Pre-pregnancy Body Mass Index and the Risk of Adverse Pregnancy Outcome in Two Thousand Type 2 Diabetes Mellitus Bangladeshi Women
|Samsad Jahan1*, Chaudhury Meshkat Ahmed2, Samira Humaira Habib3, Akter Jahan4, Farzana Sharmin5, Md Sakandar Hyet Khan6 and Manisha Banarjee7|
|1Department of Gynaecology & Obstetrics, BIRDEM, Dhaka, Bangladesh|
|2Department of Cardiology, BSMMU, Dhaka, Bangladesh|
|3Health Economics Unit, BADAS, Dhaka, Bangladesh|
|4Govt Homeopathic College, Dhaka, Bangladesh|
|5Department of Obstetrics and Gynecology, BIHS, Dhaka, Bangladesh|
|6Red Crescent Hospital, Cox’s Bazar, Bangladesh|
|7Department of Gynecology & Obstetrics, Dhaka Medical College Hospital, Dhaka, Bangladesh|
|Corresponding Author :||Samsad Jahan
Department of Gynecology & Obstetrics
Consultant and Associate Professor
BIRDEM, 122 Kazi Nazrul Islam Avenue, Dhaka-1000, Bangladesh
E-mail: [email protected]; [email protected]; [email protected]
|Received May 30, 2014; Accepted July 14, 2014; Published July 19, 2014|
|Citation: Jahan S, Ahmed CM, Habib SH, Jahan A, Sharmin F, et al. (2014) Pre-pregnancy Body Mass Index and the Risk of Adverse Pregnancy Outcome in Two Thousand Type 2 Diabetes Mellitus Bangladeshi Women. J Metabolic Synd 3:155. doi:10.4172/2167-0943.1000155|
|Copyright: © 2014 Jahan S, et al. This is an open-access article distributed under the terms of the Creative Commons Attribution License, which permits unrestricted use, distribution, and reproduction in any medium, provided the original author and source are credited.|
Background: The aim of the present study were to evaluate the frequency of maternal complications and adverse fetal outcomes in a group of singleton pregnant women with type 2 diabetes mellitus to compare the outcome in three groups (lean, normal and overweight).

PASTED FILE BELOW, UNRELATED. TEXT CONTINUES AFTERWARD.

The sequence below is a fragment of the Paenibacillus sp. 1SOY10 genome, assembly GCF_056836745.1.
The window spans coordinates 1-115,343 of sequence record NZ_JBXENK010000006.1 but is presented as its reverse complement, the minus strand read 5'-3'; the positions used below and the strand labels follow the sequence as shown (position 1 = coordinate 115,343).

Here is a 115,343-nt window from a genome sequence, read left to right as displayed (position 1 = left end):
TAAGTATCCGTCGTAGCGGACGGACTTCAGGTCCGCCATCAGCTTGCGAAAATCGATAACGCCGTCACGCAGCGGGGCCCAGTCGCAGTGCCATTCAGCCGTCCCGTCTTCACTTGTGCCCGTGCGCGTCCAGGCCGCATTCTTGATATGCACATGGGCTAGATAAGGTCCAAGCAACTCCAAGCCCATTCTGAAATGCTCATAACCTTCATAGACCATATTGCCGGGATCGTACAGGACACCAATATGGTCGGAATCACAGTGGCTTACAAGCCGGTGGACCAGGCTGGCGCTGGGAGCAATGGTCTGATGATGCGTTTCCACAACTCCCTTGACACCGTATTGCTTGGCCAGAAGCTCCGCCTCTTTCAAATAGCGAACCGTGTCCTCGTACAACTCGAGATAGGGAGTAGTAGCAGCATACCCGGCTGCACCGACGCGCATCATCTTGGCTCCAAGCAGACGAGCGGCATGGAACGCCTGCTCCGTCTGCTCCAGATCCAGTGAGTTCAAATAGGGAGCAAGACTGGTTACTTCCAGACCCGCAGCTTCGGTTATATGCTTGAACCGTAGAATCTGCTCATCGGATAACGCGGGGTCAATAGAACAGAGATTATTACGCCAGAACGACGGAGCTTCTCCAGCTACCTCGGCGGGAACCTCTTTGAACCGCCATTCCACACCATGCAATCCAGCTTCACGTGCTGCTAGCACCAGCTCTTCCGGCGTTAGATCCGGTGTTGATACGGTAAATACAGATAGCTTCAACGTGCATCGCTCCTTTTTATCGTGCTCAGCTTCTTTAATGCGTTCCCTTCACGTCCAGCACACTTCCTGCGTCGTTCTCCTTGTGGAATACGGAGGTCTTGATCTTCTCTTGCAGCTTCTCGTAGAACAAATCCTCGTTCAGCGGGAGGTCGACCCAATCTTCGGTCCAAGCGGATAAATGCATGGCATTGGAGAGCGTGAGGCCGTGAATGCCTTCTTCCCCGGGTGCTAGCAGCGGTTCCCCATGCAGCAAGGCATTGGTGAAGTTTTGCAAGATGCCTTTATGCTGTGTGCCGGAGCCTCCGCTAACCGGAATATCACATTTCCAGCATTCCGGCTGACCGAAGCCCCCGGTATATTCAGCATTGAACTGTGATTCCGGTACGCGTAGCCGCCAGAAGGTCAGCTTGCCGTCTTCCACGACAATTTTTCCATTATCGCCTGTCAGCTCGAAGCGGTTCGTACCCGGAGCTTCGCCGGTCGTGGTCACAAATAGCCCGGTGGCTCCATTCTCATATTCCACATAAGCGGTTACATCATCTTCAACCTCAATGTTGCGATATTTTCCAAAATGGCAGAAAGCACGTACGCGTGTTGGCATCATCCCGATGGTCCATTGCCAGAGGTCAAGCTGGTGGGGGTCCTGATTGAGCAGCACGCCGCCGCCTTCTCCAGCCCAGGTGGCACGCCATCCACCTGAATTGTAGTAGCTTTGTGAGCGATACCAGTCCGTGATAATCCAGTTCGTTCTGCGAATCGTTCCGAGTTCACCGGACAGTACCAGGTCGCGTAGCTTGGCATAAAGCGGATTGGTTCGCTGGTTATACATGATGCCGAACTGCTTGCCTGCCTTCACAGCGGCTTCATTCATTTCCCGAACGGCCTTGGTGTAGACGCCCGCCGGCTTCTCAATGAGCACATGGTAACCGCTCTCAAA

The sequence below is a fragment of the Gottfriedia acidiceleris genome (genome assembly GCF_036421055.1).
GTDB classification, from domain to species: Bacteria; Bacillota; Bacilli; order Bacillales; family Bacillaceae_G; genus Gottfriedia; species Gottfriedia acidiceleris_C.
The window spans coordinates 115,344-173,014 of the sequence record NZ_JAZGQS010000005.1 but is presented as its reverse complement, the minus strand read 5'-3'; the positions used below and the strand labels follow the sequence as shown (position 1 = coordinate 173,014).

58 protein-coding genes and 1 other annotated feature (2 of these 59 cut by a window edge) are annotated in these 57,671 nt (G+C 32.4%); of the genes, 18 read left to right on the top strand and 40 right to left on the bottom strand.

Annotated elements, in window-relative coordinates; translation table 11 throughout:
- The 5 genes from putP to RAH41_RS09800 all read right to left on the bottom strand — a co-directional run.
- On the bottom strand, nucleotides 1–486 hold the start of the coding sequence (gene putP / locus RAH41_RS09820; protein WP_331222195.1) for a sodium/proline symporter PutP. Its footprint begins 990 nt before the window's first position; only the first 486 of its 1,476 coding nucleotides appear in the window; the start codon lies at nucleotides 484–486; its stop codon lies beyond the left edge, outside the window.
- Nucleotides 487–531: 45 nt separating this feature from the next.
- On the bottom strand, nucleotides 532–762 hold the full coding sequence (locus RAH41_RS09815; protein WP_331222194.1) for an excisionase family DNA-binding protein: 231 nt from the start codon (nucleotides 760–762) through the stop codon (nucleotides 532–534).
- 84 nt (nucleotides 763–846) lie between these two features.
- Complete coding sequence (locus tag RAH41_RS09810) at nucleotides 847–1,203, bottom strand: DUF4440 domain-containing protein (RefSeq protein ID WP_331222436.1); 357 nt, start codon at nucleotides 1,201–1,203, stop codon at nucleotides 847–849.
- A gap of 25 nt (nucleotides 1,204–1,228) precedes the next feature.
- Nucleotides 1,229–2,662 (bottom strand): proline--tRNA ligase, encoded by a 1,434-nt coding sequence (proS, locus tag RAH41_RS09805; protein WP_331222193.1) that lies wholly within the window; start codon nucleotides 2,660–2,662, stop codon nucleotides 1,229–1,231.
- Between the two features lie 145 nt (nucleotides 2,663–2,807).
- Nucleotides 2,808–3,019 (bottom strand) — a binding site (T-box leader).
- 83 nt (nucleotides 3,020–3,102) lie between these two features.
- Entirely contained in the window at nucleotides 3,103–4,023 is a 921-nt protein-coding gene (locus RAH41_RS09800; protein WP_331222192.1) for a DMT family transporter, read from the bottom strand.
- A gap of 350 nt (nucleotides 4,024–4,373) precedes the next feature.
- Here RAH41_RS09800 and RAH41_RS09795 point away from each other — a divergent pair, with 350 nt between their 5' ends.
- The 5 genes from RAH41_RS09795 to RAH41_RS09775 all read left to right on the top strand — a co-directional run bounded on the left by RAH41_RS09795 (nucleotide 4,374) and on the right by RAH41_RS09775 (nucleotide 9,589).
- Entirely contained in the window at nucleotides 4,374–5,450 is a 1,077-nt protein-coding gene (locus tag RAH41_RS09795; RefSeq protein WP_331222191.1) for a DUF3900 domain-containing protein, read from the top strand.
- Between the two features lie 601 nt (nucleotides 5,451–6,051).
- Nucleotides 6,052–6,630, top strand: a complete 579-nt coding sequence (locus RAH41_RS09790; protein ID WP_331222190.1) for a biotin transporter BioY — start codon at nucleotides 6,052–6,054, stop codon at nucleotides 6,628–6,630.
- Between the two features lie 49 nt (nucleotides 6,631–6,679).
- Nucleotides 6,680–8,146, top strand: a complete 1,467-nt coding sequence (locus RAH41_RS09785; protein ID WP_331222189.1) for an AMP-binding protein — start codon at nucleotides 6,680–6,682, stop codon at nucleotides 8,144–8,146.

Materials and Methods: The women were categorized into three groups: lean <18.5, normal from 18.5 to 24.9 and overweight >25.0-29.9 kg/m2. The effect of pre-pregnancy BMI was analyzed by comparing the frequencies of various outcomes in three BMI groups. The results were expressed as odds ratio (ORs) and the corresponding 95% confidence intervals (CIs) & p values.
Results: The risk of late fetal death was consistently increasing with BMI (ORs were 1.2 (0.9-1.7), 1.6 (1.1-2.3) & 2.6 (1.7-3.8) for lean, normal & overweight respectively). The risk of early neonatal death was also higher among women with higher BMI (ORs was 1.6 (1.1-2.3) for overweight). The rate of preeclampsia is higher among women with lean and overweight BMI in compares to normal BMI (the values were 2.5%, 1.8%, & 7.0% for lean, normal & overweight respectively). Hypertensive disorders was also more common among lean (3.8%) and overweight (3.6%) compared to normal (1.6%). The risk of preterm delivery was significantly increased for overweight group (4.2%) and lean (2.4%), as compare to normal. The risk of SGA was significantly more in lean (2.7%) compared to normal weight (1.5%) & overweight group (1.9%).
Conclusion: Pre-pregnancy overweight increases the risk of late fetal death and perinatal mortality.